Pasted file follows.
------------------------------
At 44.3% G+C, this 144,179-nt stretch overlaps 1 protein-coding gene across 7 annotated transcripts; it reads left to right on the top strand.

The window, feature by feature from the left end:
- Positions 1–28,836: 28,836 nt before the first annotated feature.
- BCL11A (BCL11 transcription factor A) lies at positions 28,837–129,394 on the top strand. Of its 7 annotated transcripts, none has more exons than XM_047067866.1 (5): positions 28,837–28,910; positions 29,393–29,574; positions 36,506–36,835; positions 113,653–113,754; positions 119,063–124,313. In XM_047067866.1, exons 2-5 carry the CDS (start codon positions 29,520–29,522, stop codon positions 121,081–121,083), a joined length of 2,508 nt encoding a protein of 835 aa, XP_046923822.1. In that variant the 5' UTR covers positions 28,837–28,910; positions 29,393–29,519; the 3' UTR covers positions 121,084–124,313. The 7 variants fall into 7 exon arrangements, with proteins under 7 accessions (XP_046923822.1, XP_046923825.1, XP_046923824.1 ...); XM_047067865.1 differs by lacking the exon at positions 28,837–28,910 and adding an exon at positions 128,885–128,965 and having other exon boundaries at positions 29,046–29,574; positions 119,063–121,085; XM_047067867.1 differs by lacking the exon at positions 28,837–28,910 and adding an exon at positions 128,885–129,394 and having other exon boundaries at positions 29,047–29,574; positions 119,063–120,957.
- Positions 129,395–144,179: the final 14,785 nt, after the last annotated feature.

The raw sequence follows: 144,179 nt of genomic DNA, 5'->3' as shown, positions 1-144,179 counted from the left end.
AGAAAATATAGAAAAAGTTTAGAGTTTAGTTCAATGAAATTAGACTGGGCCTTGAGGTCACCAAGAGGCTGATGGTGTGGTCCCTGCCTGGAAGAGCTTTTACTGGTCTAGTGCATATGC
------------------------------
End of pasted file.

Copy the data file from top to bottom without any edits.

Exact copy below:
At 44.3% G+C, this 144,179-nt stretch overlaps 1 protein-coding gene across 7 annotated transcripts; it reads left to right on the top strand.

The window, feature by feature from the left end:
- Positions 1–28,836: 28,836 nt before the first annotated feature.
- BCL11A (BCL11 transcription factor A) lies at positions 28,837–129,394 on the top strand. Of its 7 annotated transcripts, none has more exons than XM_047067866.1 (5): positions 28,837–28,910; positions 29,393–29,574; positions 36,506–36,835; positions 113,653–113,754; positions 119,063–124,313. In XM_047067866.1, exons 2-5 carry the CDS (start codon positions 29,520–29,522, stop codon positions 121,081–121,083), a joined length of 2,508 nt encoding a protein of 835 aa, XP_046923822.1. In that variant the 5' UTR covers positions 28,837–28,910; positions 29,393–29,519; the 3' UTR covers positions 121,084–124,313. The 7 variants fall into 7 exon arrangements, with proteins under 7 accessions (XP_046923822.1, XP_046923825.1, XP_046923824.1 ...); XM_047067865.1 differs by lacking the exon at positions 28,837–28,910 and adding an exon at positions 128,885–128,965 and having other exon boundaries at positions 29,046–29,574; positions 119,063–121,085; XM_047067867.1 differs by lacking the exon at positions 28,837–28,910 and adding an exon at positions 128,885–129,394 and having other exon boundaries at positions 29,047–29,574; positions 119,063–120,957.
- Positions 129,395–144,179: the final 14,785 nt, after the last annotated feature.

The raw sequence follows: 144,179 nt of genomic DNA, 5'->3' as shown, positions 1-144,179 counted from the left end.
AGAAAATATAGAAAAAGTTTAGAGTTTAGTTCAATGAAATTAGACTGGGCCTTGAGGTCACCAAGAGGCTGATGGTGTGGTCCCTGCCTGGAAGAGCTTTTACTGGTCTAGTGCATATGC